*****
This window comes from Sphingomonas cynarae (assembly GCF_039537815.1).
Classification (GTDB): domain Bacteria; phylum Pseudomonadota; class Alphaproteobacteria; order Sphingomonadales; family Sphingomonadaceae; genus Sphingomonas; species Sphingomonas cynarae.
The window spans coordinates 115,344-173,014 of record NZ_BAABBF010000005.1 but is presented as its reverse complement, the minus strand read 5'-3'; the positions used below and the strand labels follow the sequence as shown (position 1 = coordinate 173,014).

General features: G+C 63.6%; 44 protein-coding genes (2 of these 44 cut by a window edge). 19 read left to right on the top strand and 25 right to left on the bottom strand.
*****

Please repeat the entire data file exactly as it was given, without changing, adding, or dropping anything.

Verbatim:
This window comes from Sphingomonas cynarae (assembly GCF_039537815.1).
Classification (GTDB): domain Bacteria; phylum Pseudomonadota; class Alphaproteobacteria; order Sphingomonadales; family Sphingomonadaceae; genus Sphingomonas; species Sphingomonas cynarae.
The window spans coordinates 115,344-173,014 of record NZ_BAABBF010000005.1 but is presented as its reverse complement, the minus strand read 5'-3'; the positions used below and the strand labels follow the sequence as shown (position 1 = coordinate 173,014).

General features: G+C 63.6%; 44 protein-coding genes (2 of these 44 cut by a window edge). 19 read left to right on the top strand and 25 right to left on the bottom strand.